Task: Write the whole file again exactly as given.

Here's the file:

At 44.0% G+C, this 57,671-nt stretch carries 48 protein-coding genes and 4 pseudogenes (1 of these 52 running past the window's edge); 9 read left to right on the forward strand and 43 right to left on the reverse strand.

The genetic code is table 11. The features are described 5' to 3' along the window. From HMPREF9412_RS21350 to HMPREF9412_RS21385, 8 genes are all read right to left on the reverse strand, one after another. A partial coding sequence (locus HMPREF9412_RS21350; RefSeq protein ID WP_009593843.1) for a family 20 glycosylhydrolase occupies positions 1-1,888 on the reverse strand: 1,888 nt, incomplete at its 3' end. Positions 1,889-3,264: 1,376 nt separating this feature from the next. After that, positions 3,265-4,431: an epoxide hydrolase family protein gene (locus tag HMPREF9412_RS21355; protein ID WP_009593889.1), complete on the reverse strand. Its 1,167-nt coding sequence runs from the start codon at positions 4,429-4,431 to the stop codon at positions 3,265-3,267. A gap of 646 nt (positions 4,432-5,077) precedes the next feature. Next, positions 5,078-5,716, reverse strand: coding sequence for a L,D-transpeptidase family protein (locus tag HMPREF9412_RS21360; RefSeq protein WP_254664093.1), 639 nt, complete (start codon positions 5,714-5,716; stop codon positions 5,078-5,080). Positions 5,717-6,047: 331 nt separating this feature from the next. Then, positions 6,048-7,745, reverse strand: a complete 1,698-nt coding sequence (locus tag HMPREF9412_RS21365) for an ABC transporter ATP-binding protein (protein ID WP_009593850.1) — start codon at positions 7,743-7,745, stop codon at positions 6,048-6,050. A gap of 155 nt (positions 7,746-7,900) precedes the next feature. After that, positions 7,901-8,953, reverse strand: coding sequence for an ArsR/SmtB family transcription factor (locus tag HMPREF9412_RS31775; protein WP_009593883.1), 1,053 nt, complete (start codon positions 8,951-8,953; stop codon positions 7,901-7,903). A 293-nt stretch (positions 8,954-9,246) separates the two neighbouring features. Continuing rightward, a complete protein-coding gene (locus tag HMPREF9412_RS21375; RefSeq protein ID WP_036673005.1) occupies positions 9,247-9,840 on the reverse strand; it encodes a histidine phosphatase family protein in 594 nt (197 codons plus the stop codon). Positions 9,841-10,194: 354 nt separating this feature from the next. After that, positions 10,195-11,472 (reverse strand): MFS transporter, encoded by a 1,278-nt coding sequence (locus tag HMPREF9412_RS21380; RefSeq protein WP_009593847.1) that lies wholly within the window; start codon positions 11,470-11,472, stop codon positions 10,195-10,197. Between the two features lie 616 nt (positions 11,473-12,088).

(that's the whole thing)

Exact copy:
At 44.0% G+C, this 57,671-nt stretch carries 48 protein-coding genes and 4 pseudogenes (1 of these 52 running past the window's edge); 9 read left to right on the forward strand and 43 right to left on the reverse strand.

The genetic code is table 11. The features are described 5' to 3' along the window. From HMPREF9412_RS21350 to HMPREF9412_RS21385, 8 genes are all read right to left on the reverse strand, one after another. A partial coding sequence (locus HMPREF9412_RS21350; RefSeq protein ID WP_009593843.1) for a family 20 glycosylhydrolase occupies positions 1-1,888 on the reverse strand: 1,888 nt, incomplete at its 3' end. Positions 1,889-3,264: 1,376 nt separating this feature from the next. After that, positions 3,265-4,431: an epoxide hydrolase family protein gene (locus tag HMPREF9412_RS21355; protein ID WP_009593889.1), complete on the reverse strand. Its 1,167-nt coding sequence runs from the start codon at positions 4,429-4,431 to the stop codon at positions 3,265-3,267. A gap of 646 nt (positions 4,432-5,077) precedes the next feature. Next, positions 5,078-5,716, reverse strand: coding sequence for a L,D-transpeptidase family protein (locus tag HMPREF9412_RS21360; RefSeq protein WP_254664093.1), 639 nt, complete (start codon positions 5,714-5,716; stop codon positions 5,078-5,080). Positions 5,717-6,047: 331 nt separating this feature from the next. Then, positions 6,048-7,745, reverse strand: a complete 1,698-nt coding sequence (locus tag HMPREF9412_RS21365) for an ABC transporter ATP-binding protein (protein ID WP_009593850.1) — start codon at positions 7,743-7,745, stop codon at positions 6,048-6,050. A gap of 155 nt (positions 7,746-7,900) precedes the next feature. After that, positions 7,901-8,953, reverse strand: coding sequence for an ArsR/SmtB family transcription factor (locus tag HMPREF9412_RS31775; protein WP_009593883.1), 1,053 nt, complete (start codon positions 8,951-8,953; stop codon positions 7,901-7,903). A 293-nt stretch (positions 8,954-9,246) separates the two neighbouring features. Continuing rightward, a complete protein-coding gene (locus tag HMPREF9412_RS21375; RefSeq protein ID WP_036673005.1) occupies positions 9,247-9,840 on the reverse strand; it encodes a histidine phosphatase family protein in 594 nt (197 codons plus the stop codon). Positions 9,841-10,194: 354 nt separating this feature from the next. After that, positions 10,195-11,472 (reverse strand): MFS transporter, encoded by a 1,278-nt coding sequence (locus tag HMPREF9412_RS21380; RefSeq protein WP_009593847.1) that lies wholly within the window; start codon positions 11,470-11,472, stop codon positions 10,195-10,197. Between the two features lie 616 nt (positions 11,473-12,088).